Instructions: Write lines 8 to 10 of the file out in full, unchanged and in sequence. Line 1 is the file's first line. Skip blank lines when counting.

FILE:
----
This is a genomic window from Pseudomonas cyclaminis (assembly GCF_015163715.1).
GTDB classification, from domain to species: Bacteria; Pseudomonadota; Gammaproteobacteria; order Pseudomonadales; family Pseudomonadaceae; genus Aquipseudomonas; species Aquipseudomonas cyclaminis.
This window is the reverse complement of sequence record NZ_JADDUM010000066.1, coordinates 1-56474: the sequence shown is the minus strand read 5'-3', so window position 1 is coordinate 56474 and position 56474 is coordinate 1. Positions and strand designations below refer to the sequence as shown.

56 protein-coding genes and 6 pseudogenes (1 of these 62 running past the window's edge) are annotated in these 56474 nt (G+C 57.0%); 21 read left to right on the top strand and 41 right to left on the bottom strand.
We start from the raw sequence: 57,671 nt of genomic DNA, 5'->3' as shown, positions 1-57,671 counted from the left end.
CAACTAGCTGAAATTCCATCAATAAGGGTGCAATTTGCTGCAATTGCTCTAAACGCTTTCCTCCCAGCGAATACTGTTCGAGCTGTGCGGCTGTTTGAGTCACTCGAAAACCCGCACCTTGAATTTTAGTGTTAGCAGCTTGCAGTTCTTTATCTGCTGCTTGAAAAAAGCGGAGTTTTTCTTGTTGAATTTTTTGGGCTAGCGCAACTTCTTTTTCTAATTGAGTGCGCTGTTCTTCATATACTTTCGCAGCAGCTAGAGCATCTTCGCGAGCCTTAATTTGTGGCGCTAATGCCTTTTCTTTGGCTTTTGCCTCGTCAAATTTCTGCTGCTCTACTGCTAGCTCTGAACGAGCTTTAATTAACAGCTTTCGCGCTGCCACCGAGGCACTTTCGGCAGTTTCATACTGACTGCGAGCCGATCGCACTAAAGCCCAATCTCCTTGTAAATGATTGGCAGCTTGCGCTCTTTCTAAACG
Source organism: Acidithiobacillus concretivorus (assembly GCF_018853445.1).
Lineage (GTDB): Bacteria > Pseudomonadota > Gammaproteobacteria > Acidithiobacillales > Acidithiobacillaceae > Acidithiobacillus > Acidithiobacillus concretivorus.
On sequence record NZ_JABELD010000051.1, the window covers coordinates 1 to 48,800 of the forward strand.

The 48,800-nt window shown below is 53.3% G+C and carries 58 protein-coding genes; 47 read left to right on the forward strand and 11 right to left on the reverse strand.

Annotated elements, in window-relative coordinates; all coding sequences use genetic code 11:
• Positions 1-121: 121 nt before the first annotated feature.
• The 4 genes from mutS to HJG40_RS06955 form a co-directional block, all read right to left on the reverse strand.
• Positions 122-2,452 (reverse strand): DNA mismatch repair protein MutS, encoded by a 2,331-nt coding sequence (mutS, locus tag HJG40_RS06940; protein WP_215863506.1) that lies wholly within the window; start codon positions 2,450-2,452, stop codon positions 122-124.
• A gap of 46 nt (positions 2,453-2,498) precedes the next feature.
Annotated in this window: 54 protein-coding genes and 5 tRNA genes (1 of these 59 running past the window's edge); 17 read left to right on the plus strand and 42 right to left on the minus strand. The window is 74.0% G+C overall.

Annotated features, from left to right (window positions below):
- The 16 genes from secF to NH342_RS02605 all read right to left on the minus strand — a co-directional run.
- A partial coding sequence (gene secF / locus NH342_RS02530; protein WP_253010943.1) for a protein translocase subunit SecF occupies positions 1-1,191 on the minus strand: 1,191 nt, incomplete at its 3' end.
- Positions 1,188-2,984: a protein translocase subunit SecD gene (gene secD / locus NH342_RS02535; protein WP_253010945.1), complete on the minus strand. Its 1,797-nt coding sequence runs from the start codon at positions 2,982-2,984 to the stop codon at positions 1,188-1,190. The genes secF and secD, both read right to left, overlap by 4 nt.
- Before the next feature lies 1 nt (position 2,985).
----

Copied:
Lineage (GTDB): Bacteria > Pseudomonadota > Gammaproteobacteria > Acidithiobacillales > Acidithiobacillaceae > Acidithiobacillus > Acidithiobacillus concretivorus.
On sequence record NZ_JABELD010000051.1, the window covers coordinates 1 to 48,800 of the forward strand.

The 48,800-nt window shown below is 53.3% G+C and carries 58 protein-coding genes; 47 read left to right on the forward strand and 11 right to left on the reverse strand.